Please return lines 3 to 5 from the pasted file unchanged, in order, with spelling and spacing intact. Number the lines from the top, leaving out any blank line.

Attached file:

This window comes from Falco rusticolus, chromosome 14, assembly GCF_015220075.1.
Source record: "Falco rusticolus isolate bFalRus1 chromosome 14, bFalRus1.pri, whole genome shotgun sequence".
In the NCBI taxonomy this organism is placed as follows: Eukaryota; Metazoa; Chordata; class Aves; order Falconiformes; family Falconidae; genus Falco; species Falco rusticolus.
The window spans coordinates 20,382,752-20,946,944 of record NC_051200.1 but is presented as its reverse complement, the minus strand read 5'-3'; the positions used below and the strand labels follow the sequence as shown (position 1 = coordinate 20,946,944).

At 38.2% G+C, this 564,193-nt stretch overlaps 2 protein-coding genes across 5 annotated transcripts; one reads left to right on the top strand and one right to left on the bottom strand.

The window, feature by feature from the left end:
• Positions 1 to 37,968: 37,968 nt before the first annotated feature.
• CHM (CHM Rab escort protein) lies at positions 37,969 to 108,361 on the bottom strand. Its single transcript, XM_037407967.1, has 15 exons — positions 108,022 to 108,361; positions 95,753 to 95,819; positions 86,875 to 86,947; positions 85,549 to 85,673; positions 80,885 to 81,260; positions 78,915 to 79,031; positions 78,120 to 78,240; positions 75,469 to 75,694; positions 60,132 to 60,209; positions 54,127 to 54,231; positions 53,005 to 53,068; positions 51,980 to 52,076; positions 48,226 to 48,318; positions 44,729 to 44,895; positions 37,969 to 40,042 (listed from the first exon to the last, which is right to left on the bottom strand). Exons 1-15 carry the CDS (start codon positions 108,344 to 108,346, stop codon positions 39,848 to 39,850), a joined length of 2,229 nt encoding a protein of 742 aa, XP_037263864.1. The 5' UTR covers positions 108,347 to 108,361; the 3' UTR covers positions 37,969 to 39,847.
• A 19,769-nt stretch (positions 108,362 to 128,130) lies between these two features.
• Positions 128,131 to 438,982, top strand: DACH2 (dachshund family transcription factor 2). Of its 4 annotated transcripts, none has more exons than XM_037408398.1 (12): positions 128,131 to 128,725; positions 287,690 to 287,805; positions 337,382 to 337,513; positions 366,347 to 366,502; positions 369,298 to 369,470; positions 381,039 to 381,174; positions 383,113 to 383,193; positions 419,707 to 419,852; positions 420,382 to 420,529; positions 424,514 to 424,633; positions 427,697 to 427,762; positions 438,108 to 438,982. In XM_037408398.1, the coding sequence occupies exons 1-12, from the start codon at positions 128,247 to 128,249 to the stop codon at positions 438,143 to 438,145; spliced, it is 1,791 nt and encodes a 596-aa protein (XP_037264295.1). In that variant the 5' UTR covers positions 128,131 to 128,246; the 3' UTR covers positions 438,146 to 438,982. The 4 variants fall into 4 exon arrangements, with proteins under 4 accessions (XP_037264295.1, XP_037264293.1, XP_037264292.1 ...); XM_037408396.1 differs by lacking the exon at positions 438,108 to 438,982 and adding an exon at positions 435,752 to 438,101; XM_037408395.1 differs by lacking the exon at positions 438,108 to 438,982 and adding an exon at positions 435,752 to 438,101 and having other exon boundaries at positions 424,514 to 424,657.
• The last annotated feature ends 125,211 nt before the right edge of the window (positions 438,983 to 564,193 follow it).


In the NCBI taxonomy this organism is placed as follows: Eukaryota; Metazoa; Chordata; class Aves; order Falconiformes; family Falconidae; genus Falco; species Falco rusticolus.
The window spans coordinates 20,382,752-20,946,944 of record NC_051200.1 but is presented as its reverse complement, the minus strand read 5'-3'; the positions used below and the strand labels follow the sequence as shown (position 1 = coordinate 20,946,944).

At 38.2% G+C, this 564,193-nt stretch overlaps 2 protein-coding genes across 5 annotated transcripts; one reads left to right on the top strand and one right to left on the bottom strand.